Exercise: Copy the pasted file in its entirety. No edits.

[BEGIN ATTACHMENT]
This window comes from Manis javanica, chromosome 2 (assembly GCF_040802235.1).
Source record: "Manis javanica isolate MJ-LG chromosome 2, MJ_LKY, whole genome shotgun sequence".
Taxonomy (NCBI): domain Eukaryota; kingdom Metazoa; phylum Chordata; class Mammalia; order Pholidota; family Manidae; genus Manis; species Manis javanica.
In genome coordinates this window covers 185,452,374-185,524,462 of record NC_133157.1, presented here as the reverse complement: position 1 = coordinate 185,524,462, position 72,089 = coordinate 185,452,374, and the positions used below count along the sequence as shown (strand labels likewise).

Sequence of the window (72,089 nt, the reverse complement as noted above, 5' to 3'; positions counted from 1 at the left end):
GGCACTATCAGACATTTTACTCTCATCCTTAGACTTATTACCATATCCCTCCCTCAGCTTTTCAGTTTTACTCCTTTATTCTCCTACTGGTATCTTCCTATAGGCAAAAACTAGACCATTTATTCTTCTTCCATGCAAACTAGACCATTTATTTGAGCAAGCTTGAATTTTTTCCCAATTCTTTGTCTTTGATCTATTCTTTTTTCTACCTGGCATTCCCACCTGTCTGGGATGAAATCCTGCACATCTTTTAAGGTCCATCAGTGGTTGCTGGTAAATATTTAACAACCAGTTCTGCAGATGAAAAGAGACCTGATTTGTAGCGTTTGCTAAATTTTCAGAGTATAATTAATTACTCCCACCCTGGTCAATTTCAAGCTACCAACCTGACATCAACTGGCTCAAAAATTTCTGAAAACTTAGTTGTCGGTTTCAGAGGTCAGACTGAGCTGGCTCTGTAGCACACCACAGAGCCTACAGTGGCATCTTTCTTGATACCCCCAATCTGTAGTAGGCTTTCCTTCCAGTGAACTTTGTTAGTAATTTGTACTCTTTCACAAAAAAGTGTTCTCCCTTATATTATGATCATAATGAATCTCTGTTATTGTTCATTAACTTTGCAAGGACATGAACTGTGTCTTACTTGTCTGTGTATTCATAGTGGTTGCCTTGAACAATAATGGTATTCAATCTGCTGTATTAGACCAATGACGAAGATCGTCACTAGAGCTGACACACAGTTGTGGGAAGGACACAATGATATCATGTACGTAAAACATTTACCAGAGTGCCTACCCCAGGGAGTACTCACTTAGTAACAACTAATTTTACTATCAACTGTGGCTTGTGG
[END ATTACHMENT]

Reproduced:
This window comes from Manis javanica, chromosome 2 (assembly GCF_040802235.1).
Source record: "Manis javanica isolate MJ-LG chromosome 2, MJ_LKY, whole genome shotgun sequence".
Taxonomy (NCBI): domain Eukaryota; kingdom Metazoa; phylum Chordata; class Mammalia; order Pholidota; family Manidae; genus Manis; species Manis javanica.
In genome coordinates this window covers 185,452,374-185,524,462 of record NC_133157.1, presented here as the reverse complement: position 1 = coordinate 185,524,462, position 72,089 = coordinate 185,452,374, and the positions used below count along the sequence as shown (strand labels likewise).

Sequence of the window (72,089 nt, the reverse complement as noted above, 5' to 3'; positions counted from 1 at the left end):
GGCACTATCAGACATTTTACTCTCATCCTTAGACTTATTACCATATCCCTCCCTCAGCTTTTCAGTTTTACTCCTTTATTCTCCTACTGGTATCTTCCTATAGGCAAAAACTAGACCATTTATTCTTCTTCCATGCAAACTAGACCATTTATTTGAGCAAGCTTGAATTTTTTCCCAATTCTTTGTCTTTGATCTATTCTTTTTTCTACCTGGCATTCCCACCTGTCTGGGATGAAATCCTGCACATCTTTTAAGGTCCATCAGTGGTTGCTGGTAAATATTTAACAACCAGTTCTGCAGATGAAAAGAGACCTGATTTGTAGCGTTTGCTAAATTTTCAGAGTATAATTAATTACTCCCACCCTGGTCAATTTCAAGCTACCAACCTGACATCAACTGGCTCAAAAATTTCTGAAAACTTAGTTGTCGGTTTCAGAGGTCAGACTGAGCTGGCTCTGTAGCACACCACAGAGCCTACAGTGGCATCTTTCTTGATACCCCCAATCTGTAGTAGGCTTTCCTTCCAGTGAACTTTGTTAGTAATTTGTACTCTTTCACAAAAAAGTGTTCTCCCTTATATTATGATCATAATGAATCTCTGTTATTGTTCATTAACTTTGCAAGGACATGAACTGTGTCTTACTTGTCTGTGTATTCATAGTGGTTGCCTTGAACAATAATGGTATTCAATCTGCTGTATTAGACCAATGACGAAGATCGTCACTAGAGCTGACACACAGTTGTGGGAAGGACACAATGATATCATGTACGTAAAACATTTACCAGAGTGCCTACCCCAGGGAGTACTCACTTAGTAACAACTAATTTTACTATCAACTGTGGCTTGTGG